Wednesday, May 26, 2010

For the greater good of Cochin


M.C. Josephine, the chairperson of the Greater Cochin Development Authority, is happy with the work that she has done so far

By Shevlin Sebastian

“Repairing the Kaloor-Kadavantha road has been my biggest achievement,” says M.C. Josephine, the chairperson the Greater Cochin Development Authority. “It is now one of the finest roads in Kochi.”

Indeed, the 3.2 km long road is smooth and sweet and a pleasure to drive on. But for several years it was a nightmare, with potholes and stones strewn all over, making it unusable. In fact, a man died when he fell into a huge hole near Kathrikadavu bridge.

“Not many people know the history behind this mess,” says Josephine. It all began when the Kerala Water Authority (KWA) wanted to lay down pipes under the road, as part of a HUDCO project to supply drinking water to West Kochi in 2006.

The then Collector Mohammed Hanish, who was a member of the GCDA board, as well as the then chairman, T.K. Jose, agreed.

“But there was one mistake they made,” says Josephine. “They did not sign an agreement with the KWA asking them to restore the road to the original form before the digging began.”

When Josephine took over in April, 2007, the media had raised a hue and cry over the sorry state of the road. The High Court intervened. Local people and political parties staged protests. A man who lived on the road began using a horse to express his frustration.

When Josephine called the MD of KWA, T.P. Mohanlal, asking him to repair the road, he gave some complicated explanations about why the water authority could not foot the bill.

Eventually, the Local Administration Minister Pallolli Muhammad Kutty called a meeting, where Josephine, Mohanlal, the Fisheries Minister S. Sarma and several local MLAs were present.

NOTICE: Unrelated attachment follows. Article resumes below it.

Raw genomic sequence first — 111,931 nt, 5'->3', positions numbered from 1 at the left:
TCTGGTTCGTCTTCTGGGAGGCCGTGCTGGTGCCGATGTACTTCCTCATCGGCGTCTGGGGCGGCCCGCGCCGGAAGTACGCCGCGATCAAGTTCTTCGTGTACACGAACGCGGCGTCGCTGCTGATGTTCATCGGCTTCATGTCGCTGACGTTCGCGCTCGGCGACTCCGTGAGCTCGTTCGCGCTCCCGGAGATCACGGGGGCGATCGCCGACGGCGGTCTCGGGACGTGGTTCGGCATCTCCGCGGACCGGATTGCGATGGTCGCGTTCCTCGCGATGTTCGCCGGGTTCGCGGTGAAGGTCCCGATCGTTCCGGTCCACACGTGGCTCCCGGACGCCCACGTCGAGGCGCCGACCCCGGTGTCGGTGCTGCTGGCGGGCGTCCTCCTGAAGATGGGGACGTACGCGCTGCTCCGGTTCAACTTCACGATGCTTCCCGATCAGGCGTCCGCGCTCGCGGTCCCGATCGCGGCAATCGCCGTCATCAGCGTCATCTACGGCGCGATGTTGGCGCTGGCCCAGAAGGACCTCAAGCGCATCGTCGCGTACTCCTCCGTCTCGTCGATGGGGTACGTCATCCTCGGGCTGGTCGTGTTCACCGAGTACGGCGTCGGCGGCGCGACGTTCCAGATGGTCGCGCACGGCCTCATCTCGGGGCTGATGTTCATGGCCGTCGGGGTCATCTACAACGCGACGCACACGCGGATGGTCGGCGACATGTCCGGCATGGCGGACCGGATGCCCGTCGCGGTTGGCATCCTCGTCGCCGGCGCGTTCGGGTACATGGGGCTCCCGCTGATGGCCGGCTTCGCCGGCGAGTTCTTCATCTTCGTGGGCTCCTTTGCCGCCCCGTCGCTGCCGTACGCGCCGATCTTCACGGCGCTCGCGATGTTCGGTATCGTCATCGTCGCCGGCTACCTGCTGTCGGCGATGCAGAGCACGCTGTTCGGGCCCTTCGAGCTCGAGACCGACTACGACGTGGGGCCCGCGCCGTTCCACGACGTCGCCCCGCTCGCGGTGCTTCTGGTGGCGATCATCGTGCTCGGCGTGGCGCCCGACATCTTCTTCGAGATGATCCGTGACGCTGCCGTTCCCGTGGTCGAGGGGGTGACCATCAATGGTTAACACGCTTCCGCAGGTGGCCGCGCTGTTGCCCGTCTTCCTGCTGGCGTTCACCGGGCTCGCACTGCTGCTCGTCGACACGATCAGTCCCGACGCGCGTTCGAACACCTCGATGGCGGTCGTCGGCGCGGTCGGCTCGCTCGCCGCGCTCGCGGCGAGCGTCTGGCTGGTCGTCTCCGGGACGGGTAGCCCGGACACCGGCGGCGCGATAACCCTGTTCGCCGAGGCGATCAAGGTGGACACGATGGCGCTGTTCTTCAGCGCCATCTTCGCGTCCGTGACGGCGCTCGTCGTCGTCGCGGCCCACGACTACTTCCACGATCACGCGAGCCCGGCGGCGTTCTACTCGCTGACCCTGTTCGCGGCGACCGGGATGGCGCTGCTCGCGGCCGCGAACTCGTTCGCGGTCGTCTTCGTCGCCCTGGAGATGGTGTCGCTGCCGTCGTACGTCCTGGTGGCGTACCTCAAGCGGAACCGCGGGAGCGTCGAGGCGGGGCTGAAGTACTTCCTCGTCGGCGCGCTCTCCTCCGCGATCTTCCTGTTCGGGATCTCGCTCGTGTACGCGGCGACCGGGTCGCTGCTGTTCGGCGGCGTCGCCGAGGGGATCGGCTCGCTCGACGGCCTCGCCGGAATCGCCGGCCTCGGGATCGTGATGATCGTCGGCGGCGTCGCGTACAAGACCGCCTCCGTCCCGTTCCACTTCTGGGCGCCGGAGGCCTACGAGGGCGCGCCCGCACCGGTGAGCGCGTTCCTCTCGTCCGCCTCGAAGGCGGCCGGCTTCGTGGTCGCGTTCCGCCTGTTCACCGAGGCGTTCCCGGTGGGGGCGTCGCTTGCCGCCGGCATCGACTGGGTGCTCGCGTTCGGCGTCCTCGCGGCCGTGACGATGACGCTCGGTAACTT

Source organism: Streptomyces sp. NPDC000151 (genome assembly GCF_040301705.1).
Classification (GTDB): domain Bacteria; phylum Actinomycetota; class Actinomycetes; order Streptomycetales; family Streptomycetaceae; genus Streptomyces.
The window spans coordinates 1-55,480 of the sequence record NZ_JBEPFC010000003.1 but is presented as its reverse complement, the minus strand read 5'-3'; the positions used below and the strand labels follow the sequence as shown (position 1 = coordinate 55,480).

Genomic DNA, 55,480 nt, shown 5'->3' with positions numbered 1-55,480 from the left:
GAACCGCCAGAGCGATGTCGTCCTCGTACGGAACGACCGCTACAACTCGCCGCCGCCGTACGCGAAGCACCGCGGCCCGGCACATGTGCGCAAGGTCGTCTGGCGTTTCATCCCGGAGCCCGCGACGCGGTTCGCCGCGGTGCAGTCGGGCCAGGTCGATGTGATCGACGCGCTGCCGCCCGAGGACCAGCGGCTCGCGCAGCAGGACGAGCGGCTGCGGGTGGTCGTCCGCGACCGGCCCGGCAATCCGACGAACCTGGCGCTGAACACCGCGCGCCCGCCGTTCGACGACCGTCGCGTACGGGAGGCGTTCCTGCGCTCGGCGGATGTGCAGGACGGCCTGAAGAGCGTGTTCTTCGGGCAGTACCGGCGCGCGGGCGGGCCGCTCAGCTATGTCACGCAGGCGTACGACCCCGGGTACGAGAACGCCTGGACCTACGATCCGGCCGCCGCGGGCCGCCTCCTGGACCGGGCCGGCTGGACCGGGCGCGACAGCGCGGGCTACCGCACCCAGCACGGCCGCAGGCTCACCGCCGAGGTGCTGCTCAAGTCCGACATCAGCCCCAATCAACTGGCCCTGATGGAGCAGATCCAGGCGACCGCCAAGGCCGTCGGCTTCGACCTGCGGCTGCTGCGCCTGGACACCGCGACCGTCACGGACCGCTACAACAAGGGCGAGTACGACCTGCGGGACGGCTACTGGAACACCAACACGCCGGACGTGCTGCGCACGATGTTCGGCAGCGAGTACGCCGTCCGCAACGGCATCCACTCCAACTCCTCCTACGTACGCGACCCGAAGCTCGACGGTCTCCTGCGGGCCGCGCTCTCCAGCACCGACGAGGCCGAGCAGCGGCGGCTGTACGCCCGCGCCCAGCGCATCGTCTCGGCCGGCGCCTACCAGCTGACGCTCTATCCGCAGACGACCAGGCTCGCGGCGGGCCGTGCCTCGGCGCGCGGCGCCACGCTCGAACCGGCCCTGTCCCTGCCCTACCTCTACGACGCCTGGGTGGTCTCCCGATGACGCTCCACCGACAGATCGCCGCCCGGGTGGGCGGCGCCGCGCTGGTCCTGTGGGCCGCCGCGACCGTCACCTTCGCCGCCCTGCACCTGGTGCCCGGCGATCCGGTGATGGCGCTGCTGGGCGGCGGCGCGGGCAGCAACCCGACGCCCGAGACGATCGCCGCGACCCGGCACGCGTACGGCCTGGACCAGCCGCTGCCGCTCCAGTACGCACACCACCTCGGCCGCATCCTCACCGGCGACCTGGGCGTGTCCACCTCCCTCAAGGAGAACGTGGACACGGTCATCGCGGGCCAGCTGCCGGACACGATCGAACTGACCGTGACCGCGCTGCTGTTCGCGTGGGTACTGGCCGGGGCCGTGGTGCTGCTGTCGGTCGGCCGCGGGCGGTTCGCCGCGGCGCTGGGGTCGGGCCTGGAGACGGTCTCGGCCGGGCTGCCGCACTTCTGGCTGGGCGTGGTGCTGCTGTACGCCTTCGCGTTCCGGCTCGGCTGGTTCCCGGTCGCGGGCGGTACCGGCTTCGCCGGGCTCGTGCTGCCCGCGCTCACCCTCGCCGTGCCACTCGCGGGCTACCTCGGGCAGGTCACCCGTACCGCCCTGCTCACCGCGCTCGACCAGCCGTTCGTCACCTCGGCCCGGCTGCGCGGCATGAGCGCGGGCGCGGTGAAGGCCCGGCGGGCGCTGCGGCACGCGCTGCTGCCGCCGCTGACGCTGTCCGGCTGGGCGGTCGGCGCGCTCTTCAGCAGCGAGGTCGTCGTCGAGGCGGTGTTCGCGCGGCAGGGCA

It was decided that the cost of repairing the section of the road torn up for the laying of pipes would be split equally between KWA and GCDA. This worked out to be Rs 38 lakh each. “Thereafter, the GCDA spent Rs 2.5 crore to resurface the road,” says Josephine. The road became functional about a year ago.

The Jawaharlal Nehru international stadium at Kaloor will also become functioning soon. The GCDA is completing the roofing of the stadium.

“It is a Rs 10 lakh project,” she says. Now the turf is being re-laid, and 21,000 new seats have been put in. The stadium will receive a fresh coat of paint.

Josephine also discovered that numerous tenants of the GCDA were not paying rents on time. “Sometimes, the arrears went up to one year,” she says. Incidentally, the GCDA owns 19 shopping complexes in the city.

“I was disappointed by the tenants’ attitude,” says Josephine. “Because we are a government organisation, they feel they can get away without paying.”

So she put the squeeze on them. “We called the errant tenants to the office and asked them to pay up,” says Josephine. “When they did not, we issued eviction notices.”

Her clenched fist worked. The GCDA collected Rs 1.5 crore in arrears. “And people have begun paying the rent regularly,” she says.

She also moved decisively, when in the nearly five-acre land at Manapattiparambu Road, in the heart of the city, owned by the GCDA, there were a lot of homeless people who had set up makeshift tents and seemed intent on staying there permanently.

But Josephine ensured that a wall was put up all around the property, the people were evicted, and the GCDA is once again in control.

“A part of the area will be used for a multi-level car parking lot,” says Josephine. “In the rest of the plot, buildings will be made and rented out.”

The GCDA sometimes gives land away also. “For setting up the Vytilla Mobility Hub, 18 acres have been given to the state government,” says Josephine. Another 13 acres has been allotted for the Vytilla bus terminal. Five acres have been given to the Cochin Corporation at Mundamvelli, so that they can set up a sewage treatment plant.

Josephine is busy, but being the chairperson is not her only job. She is a die-hard Communist and works hard for the party.

On a recent Saturday, she inaugurated a strike of the KWA. Then she went to Panangad, 20 kms from Kochi , to attend an annual function of a Kundumbashree unit. Then Josephine was off to Kanjirapally to attend a family meet of party members.

So, on most days, Josephine arrives at the GCDA office in the afternoon. The staff has the same laid-back attitude. At 10.15 a.m., a few staffers trickle in, with an unhurried look on their faces. “But we have nearly finished all of our pending projects,” asserts Josephine.

The long-suffering public might not entirely agree with her.

(The New Indian Express, Kochi)

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